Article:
“Our future will not be conceived or implemented as a unitary plan. It will be invented in this way: piecemeal, haphazardly, locally. As modern societies steer away from government and towards governance, and from hierarchical control to networks, influence is inexorably shifting to citizens. The localism of our time is not narrow-minded parochialism or insular thinking; it is connected and emergent.” 

-  Civic Revolution 

In the UK, local councils are the most common type of local government authority, and they touch the lives of everybody, every day. There are 408 principal councils across England, Scotland, Wales and Northern Ireland. To date, over one hundred of these councils have declared a “climate emergency”; the rest will follow, sooner rather than later. The majority of the councils that have declared a climate emergency have pledged to become net carbon zero by 2030, twenty years ahead of the national target. They are the ones who are leading the way, in their ambition and actions. Engaged citizens and progressive local authorities (municipal and otherwise) move faster, and this is a critical advantage given the urgency of the social and environmental challenges we face. The future is already here – it is just not very evenly distributed. A transition to a zero carbon economy in the UK is technically achievable, according to the Committee on Climate Change (the statutory committee set up to advise the UK and its devolved governments on tackling and preparing for climate change). The committee acknowledges that many of the policies that will drive this progress will not be designed in Westminster – they are devolved decisions that will be defined and implemented at local government level.   By scaling down to scale up, 408 councils can make massive small change. Find out more…

In the UK, local councils are the most common type of local government authority, and they touch the lives of everybody, every day. There are 408 principal councils across England, Scotland, Wales and Northern Ireland. This number is multiplied almost thirty times when you include all the town, parish, community, neighbourhood and village councils. To date, over half of the principal councils have declared an environmental and climate emergency, with the majority pledged to become net carbon zero by 2030 – twenty years ahead of the national target. They are the ones who are leading the way, in their ambition and their actions. The future is already here, it's just not very evenly distributed.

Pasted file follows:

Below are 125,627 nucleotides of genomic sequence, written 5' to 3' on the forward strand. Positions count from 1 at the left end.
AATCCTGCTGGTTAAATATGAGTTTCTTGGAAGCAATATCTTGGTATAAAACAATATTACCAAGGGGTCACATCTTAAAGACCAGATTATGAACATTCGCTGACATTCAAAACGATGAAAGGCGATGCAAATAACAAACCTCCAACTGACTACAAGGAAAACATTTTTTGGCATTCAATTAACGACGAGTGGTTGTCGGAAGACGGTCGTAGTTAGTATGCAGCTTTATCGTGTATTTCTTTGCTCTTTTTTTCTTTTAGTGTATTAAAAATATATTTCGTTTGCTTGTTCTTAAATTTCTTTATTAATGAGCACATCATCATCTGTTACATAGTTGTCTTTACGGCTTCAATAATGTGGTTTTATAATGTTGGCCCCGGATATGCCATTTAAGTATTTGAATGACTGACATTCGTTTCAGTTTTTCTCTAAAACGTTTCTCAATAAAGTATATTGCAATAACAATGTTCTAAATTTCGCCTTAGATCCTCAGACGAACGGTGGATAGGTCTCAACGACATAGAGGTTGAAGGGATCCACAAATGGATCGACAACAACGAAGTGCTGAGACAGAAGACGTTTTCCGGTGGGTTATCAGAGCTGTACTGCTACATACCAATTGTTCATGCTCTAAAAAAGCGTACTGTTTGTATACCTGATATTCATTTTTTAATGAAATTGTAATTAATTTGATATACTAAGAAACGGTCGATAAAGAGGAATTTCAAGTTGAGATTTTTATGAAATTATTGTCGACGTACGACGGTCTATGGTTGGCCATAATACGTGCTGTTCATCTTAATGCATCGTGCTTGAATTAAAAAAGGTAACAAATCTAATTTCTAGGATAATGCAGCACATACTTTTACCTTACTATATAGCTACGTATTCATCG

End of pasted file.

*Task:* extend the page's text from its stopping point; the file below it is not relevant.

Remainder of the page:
A transition to a zero carbon economy in the UK is technically achievable, according to the Committee on Climate Change (the statutory committee set up to advise the UK and its devolved governments on tackling and preparing for climate change). The committee acknowledges that many of the policies that will drive this progress will not be designed in Westminster – they are devolved decisions that will be defined and implemented at local government level.

 

Carbon Copy is a new UK-based organisation that accelerates environment and climate action by enabling communities, civic groups and councils to share, copy and adapt the best emerging low-carbon implementations. Engaged citizens and progressive local authorities can move faster, and this is a critical advantage given the urgency of the social and environmental challenges. By scaling down to scale up, we can make local change massive.

In the UK, local councils are the most common type of local government authority, and they touch the lives of everybody, every day. There are 408 principal councils across England, Scotland, Wales and Northern Ireland. To date, over one hundred of these councils have declared a “climate emergency”; the rest will follow, sooner rather than later. The majority of the councils that have declared a climate emergency have pledged to become net carbon zero by 2030, twenty years ahead of the national target. They are the ones who are leading the way, in their ambition and actions. Engaged citizens and progressive local authorities (municipal and otherwise) move faster, and this is a critical advantage given the urgency of the social and environmental challenges we face. The future is already here – it is just not very evenly distributed. A transition to a zero carbon economy in the UK is technically achievable, according to the Committee on Climate Change (the statutory committee set up to advise the UK and its devolved governments on tackling and preparing for climate change). The committee acknowledges that many of the policies that will drive this progress will not be designed in Westminster – they are devolved decisions that will be defined and implemented at local government level.   By scaling down to scale up, 408 councils can make massive small change. Find out more…

Find out more.

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